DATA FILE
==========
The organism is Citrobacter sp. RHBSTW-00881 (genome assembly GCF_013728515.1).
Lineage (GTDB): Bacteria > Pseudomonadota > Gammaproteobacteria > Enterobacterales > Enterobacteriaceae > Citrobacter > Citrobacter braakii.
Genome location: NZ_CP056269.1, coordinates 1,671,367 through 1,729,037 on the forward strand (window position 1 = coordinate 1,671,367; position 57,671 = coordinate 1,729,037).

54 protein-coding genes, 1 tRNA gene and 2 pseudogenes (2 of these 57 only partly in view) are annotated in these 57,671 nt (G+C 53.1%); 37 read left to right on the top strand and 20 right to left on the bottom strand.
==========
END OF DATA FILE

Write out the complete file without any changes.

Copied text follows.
The organism is Citrobacter sp. RHBSTW-00881 (genome assembly GCF_013728515.1).
Lineage (GTDB): Bacteria > Pseudomonadota > Gammaproteobacteria > Enterobacterales > Enterobacteriaceae > Citrobacter > Citrobacter braakii.
Genome location: NZ_CP056269.1, coordinates 1,671,367 through 1,729,037 on the forward strand (window position 1 = coordinate 1,671,367; position 57,671 = coordinate 1,729,037).

54 protein-coding genes, 1 tRNA gene and 2 pseudogenes (2 of these 57 only partly in view) are annotated in these 57,671 nt (G+C 53.1%); 37 read left to right on the top strand and 20 right to left on the bottom strand.